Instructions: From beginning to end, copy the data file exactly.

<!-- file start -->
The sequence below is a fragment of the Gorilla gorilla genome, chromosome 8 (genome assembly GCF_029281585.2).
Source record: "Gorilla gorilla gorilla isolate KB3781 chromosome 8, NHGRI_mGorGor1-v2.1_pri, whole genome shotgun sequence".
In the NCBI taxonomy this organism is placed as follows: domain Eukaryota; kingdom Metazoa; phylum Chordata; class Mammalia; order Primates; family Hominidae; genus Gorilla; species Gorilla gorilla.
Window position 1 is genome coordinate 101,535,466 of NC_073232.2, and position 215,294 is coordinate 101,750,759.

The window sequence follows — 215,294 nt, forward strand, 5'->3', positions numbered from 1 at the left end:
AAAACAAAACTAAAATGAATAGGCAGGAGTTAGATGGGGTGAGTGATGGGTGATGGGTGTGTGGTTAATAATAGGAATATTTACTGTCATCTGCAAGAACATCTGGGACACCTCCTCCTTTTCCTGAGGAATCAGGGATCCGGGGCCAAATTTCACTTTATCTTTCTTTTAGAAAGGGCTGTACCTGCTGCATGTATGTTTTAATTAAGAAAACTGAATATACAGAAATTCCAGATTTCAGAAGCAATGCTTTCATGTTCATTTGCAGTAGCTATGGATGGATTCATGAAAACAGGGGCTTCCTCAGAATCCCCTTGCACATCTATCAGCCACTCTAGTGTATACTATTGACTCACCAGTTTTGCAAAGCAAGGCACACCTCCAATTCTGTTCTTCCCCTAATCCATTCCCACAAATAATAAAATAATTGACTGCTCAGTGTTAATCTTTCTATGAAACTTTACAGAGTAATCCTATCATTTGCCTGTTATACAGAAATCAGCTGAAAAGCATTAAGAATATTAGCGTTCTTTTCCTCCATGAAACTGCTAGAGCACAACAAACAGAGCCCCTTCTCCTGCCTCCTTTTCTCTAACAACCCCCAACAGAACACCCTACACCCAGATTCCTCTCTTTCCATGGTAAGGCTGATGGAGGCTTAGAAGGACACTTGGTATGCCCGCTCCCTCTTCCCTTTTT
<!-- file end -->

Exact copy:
The sequence below is a fragment of the Gorilla gorilla genome, chromosome 8 (genome assembly GCF_029281585.2).
Source record: "Gorilla gorilla gorilla isolate KB3781 chromosome 8, NHGRI_mGorGor1-v2.1_pri, whole genome shotgun sequence".
In the NCBI taxonomy this organism is placed as follows: domain Eukaryota; kingdom Metazoa; phylum Chordata; class Mammalia; order Primates; family Hominidae; genus Gorilla; species Gorilla gorilla.
Window position 1 is genome coordinate 101,535,466 of NC_073232.2, and position 215,294 is coordinate 101,750,759.

The window sequence follows — 215,294 nt, forward strand, 5'->3', positions numbered from 1 at the left end:
AAAACAAAACTAAAATGAATAGGCAGGAGTTAGATGGGGTGAGTGATGGGTGATGGGTGTGTGGTTAATAATAGGAATATTTACTGTCATCTGCAAGAACATCTGGGACACCTCCTCCTTTTCCTGAGGAATCAGGGATCCGGGGCCAAATTTCACTTTATCTTTCTTTTAGAAAGGGCTGTACCTGCTGCATGTATGTTTTAATTAAGAAAACTGAATATACAGAAATTCCAGATTTCAGAAGCAATGCTTTCATGTTCATTTGCAGTAGCTATGGATGGATTCATGAAAACAGGGGCTTCCTCAGAATCCCCTTGCACATCTATCAGCCACTCTAGTGTATACTATTGACTCACCAGTTTTGCAAAGCAAGGCACACCTCCAATTCTGTTCTTCCCCTAATCCATTCCCACAAATAATAAAATAATTGACTGCTCAGTGTTAATCTTTCTATGAAACTTTACAGAGTAATCCTATCATTTGCCTGTTATACAGAAATCAGCTGAAAAGCATTAAGAATATTAGCGTTCTTTTCCTCCATGAAACTGCTAGAGCACAACAAACAGAGCCCCTTCTCCTGCCTCCTTTTCTCTAACAACCCCCAACAGAACACCCTACACCCAGATTCCTCTCTTTCCATGGTAAGGCTGATGGAGGCTTAGAAGGACACTTGGTATGCCCGCTCCCTCTTCCCTTTTT